Bad Breath | Causes, Symptoms, Treatment and Prevention

Do you brush your teeth with regularity, but still have bad breath?

Ever had an embarrassing moment where you thought your breath smelled and took a sniff of it before letting the person know?

If so, then this article is for you. Read on to learn more about what causes bad breath as well as how to treat and prevent its occurrence in the future.

What is bad breath?

Bad breath, also known as halitosis, is an oral disease characterized by foul-smelling breath. According to the American Dental Association, at least half of all individuals have experienced halitosis at some point in their lives. The odor may be caused by a variety of factors, including dietary and environmental issues.

There are many different signs and symptoms associated with bad breath which may vary depending on the cause of the issue. For example, bad breath might smell like rotting flesh if it is caused by a dental abscess. In contrast, if bad breath is caused by dry mouth, it might have a more sour smell.

A health care professional should always be consulted if there are any concerns about halitosis or other oral diseases like gingivitis or periodontal disease. It can usually be treated with antibiotics or dental procedures, but the prognosis for people with halitosis depends on the severity of the infection and the individual’s health history.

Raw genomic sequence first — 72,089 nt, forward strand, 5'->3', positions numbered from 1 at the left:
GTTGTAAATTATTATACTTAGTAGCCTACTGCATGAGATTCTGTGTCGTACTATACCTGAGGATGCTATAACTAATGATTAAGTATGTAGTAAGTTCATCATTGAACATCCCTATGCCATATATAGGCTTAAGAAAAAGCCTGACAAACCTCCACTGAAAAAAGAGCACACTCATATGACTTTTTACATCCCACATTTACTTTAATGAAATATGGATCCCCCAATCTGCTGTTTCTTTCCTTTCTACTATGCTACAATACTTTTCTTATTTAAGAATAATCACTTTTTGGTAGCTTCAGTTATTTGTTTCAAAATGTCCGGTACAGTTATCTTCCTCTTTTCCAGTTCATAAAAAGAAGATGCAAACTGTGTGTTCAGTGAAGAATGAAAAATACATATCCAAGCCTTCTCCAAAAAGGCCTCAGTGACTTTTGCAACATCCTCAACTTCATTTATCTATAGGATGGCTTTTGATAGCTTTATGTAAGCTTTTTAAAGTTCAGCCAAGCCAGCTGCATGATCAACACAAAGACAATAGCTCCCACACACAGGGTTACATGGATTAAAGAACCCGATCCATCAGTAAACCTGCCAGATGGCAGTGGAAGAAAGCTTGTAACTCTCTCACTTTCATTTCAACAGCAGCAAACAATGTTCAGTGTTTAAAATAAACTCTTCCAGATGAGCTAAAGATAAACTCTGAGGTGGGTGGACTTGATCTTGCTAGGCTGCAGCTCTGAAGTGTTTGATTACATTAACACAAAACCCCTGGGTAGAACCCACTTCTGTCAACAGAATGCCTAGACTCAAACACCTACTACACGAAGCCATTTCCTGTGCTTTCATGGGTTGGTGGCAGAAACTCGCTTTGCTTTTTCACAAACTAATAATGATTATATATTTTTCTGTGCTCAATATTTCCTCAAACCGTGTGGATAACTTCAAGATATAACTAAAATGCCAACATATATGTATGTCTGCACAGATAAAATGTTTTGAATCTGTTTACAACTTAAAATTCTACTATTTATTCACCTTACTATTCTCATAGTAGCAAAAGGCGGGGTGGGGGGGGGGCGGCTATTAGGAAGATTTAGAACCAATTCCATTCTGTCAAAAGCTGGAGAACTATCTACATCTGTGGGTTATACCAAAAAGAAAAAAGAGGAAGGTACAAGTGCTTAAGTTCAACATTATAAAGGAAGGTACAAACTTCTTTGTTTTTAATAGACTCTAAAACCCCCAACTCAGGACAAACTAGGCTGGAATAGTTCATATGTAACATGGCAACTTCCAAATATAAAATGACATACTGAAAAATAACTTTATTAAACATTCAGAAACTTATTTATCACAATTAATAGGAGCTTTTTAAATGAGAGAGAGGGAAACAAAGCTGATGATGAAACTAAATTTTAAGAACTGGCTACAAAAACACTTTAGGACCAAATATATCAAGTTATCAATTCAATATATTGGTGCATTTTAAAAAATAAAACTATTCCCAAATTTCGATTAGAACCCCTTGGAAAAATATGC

What are the causes of bad breath (halitosis)?

There are many different causes of bad breath, but the most common one is bacteria on the tongue and throat. This bacteria causes an imbalance of proteins which leads to that unpleasant smell. Other causes of bad breath include poor dental hygiene, smoking, xerostomia, tooth decay, acid and bile reflux, and certain foods such as onions, garlic, or cauliflower. However, these effects are only short-lived and don’t usually last long.

Bad breath can also be caused by other factors such as kidney failure, various carcinomas, metabolic dysfunctions and biochemical disorders. But thankfully, this type of halitosis is not very common. Additionally, Because of the molecules they create, certain metabolic illnesses might induce a distinctive breath odor.

If you have bad breath, it could be a warning sign of a more serious oral condition or health conditions in another region of your body, such as diabetes, gastroesophageal reflux disease (regurgitation of stomach acids), liver or kidney disease.

Sinus Infection

When you have a sinus infection, the mucous membranes in your nose and throat become inflamed. This can cause a foul breath odor because the bacteria that live in your mouth feed on the proteins in this mucous. The bacteria produce sulfur compounds as a by-product, which give your breath a foul smell. Other causes of bad breath include:

Gum disease

Gum disease is a bacterial infection that affects the gums and bone supporting the teeth. Periodontitis is a serious oral health condition that can cause a variety of problems, including bad breath and a bad taste in the mouth. It is one of the most common causes of a foul breath odor.